Having worked with arcade machines that see real use, you'd be amazed the crap that happens to these machines. The way some people abuse the controls, you'd think Donkey Kong raped their mom.

          Yeah, it doesn't matter how much the machine weighs when people spill their drink on/in it, or when someone thinks it's cute to just bash on the buttons or kick the coin door because you can't read the damn bright orange stick

  • by casualsax3 (875131) on Monday July 03, 2006 @05:00PM (#15652398)
    The day I can play a game for 25 cents. Seriously - I'd end up spending a dollar anyway - it's absurd that companies expect you to shell out $1.00 for 2 minutes of gameplay.
    • Holy Shit....I just realized that I'm old enough to do a Grumpy Old Man rant on this issue(!):

      Rebirth of the arcade....FLIBITTY FLOO! We didn't have any of these fancy, multi-story arcades with their realistic graphics and surround sound when I was kid. In my day, arcades were in run down strip malls where the roaches were big enough carry off the small tikes. You had to ask a human to give you some quarters in exchange for the five pounds of un-wrapped nicles and dimes we brought with us. Then we had to wa

  • by cronot (530669) on Monday July 03, 2006 @05:00PM (#15652402)

    Nowadays, mostly every computer and videogame on the market can have a game at the an arcade level. Flashy graphics, cool sound, cockpits and other stuff don't cut it anymore, all consoles from the last 3~4 years have that (except for the cockpits, but that's already dull anyway). They have to innovate on the Interface. I say, let go of the joysticks, buttons, wheels, etc. They need to make the player immerse more on the action using interfaces similar to Nintendo's Wii controler, but more refined for the especific game. Actually, I think a big killer and the next big thing for Arcades would be VR games. I understand the technology isn't quite there yet, but then again, the industry had plenty of time to mature the technology, by means of investments - the Arcardes market was really sleeping at the wheel. I actually saw a VR game years ago, but it didn't took off. The glasses weighted a bit too much, and the interface felt awkward mostly because of that, it didn't feel natural.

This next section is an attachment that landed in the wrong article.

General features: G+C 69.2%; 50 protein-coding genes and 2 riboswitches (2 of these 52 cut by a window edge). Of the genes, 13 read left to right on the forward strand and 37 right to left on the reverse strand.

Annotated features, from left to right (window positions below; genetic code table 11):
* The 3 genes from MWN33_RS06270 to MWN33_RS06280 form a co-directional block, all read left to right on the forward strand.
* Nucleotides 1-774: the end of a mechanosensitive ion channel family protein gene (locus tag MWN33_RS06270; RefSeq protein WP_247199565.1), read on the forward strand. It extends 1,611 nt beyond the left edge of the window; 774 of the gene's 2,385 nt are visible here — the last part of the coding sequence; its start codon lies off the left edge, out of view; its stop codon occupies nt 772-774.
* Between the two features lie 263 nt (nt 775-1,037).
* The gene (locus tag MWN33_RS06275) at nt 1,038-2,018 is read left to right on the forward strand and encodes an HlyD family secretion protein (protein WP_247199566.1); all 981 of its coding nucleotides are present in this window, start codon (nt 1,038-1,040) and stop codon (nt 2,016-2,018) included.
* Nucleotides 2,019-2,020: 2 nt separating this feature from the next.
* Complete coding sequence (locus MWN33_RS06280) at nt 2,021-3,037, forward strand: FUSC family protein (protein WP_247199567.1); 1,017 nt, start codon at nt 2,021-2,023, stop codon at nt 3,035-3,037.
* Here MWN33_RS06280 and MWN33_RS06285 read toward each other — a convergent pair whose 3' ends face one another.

In summary, what the Arcade market needs to delivery is something that people can't get on their living room.

    • Like DDR. Dance Dance Revolution almost saved the arcades in my hometown. It was about the only game anyone played (well, that, and Soul Calibur II) and there were ALWAYS people on the machines. Unfortunately, it just wasn't enough in the end.